Of course, the election spectacle is not the only reason why the movement lost strength. What was its strength? Most impressive was the speed with which this struggle against police repression (a pillar of capitalist society) spread all over the US and indeed the world, the vast scale of the movement, its multiracial solidarity, the determination it showed in confronting the police and other guardians of the capitalist order, its willingness to break the law and defy the authorities, whether Republican or Democrat. But then what? What’s the next step? It’s one thing to protest against injustice, racism, and repression, it’s quite another to imagine a world in which their cause is eradicated. It is still difficult to imagine a world which is not capitalist. So the next step isn’t clear. As a result, as Shemon puts it, “protests have gone into a zombie-like phase of endless marches”, without target or purpose. The next step could be to go massively to the work places to get our sisters and brothers in the factories, offices, schools, services and so on to join a struggle which is about more than racial injustice. It must become a general refusal of capitalism’s doomsday course. The work places are capitalism’s weakest point because of its dependency on the exploitation of labor. No surplus value, no profit. In the streets, the state will ultimately always have the upper hand. Militarily it will always be stronger, until it itself begins to fall apart. Conversely the work places is where the collective worker has the upper hand. Potentially.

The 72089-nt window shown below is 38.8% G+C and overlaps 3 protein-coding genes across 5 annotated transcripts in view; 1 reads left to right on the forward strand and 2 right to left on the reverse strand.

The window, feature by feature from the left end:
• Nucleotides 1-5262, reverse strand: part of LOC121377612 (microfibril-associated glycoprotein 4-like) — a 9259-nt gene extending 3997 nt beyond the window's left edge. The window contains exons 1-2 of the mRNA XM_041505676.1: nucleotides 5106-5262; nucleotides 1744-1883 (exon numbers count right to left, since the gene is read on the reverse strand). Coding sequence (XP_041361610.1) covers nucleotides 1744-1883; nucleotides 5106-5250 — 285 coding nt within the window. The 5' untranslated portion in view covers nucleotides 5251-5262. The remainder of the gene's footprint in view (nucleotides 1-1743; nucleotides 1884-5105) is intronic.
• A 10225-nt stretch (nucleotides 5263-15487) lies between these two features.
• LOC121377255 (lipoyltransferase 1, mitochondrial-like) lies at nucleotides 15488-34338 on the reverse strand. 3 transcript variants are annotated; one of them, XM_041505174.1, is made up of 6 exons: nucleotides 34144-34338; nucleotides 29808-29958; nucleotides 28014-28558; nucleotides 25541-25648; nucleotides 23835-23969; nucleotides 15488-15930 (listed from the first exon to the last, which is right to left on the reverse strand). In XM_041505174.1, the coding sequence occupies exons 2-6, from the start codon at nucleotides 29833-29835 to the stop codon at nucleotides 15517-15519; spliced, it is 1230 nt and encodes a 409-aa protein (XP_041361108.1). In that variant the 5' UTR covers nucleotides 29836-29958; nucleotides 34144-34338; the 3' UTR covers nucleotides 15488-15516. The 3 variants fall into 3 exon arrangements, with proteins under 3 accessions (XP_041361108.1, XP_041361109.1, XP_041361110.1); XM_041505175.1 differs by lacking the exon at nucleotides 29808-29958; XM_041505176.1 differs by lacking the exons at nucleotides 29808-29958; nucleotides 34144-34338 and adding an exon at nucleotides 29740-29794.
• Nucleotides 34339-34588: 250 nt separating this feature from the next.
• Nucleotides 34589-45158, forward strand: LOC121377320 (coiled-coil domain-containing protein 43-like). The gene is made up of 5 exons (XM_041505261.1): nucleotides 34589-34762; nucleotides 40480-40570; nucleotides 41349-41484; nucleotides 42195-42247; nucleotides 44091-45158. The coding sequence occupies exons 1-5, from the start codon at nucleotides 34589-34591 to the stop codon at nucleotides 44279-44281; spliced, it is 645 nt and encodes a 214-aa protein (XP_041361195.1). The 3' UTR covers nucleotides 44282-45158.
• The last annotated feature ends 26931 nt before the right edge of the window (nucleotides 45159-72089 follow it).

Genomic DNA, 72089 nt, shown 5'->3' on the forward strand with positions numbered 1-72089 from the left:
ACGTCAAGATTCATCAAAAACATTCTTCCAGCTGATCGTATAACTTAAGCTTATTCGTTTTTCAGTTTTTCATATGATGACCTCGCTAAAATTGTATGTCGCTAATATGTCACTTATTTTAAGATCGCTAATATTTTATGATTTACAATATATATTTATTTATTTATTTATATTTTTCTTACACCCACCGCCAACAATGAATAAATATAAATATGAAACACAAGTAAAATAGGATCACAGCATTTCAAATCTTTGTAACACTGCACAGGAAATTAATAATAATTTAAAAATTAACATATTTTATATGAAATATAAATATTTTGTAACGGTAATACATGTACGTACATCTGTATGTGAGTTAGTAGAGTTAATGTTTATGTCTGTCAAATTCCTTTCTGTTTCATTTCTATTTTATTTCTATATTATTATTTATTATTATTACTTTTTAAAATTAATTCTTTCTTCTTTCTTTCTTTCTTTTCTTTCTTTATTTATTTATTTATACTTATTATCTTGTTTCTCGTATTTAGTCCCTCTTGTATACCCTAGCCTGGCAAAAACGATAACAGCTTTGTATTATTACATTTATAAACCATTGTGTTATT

So for the movement to strengthen further, linking with the proletariat in the work places was a necessary step, and one that implies a broader agenda than Black Lives Matter. But despite the fact that during this time numerous wildcat strikes occurred (most because of low wages and lack of covid-protection), this step was not taken.

We’re not there yet.

The absence of a proletarian answer to the ‘what’s next?’ question created room for the answer that reformism proposes, which is not to oppose capitalism but to improve it, to march and vote and sign petitions to force Congress to adopt better laws and so on. As we argued before, this is both futile (given its systemic crisis, the plagues of capitalism will only worsen) and deeply misleading.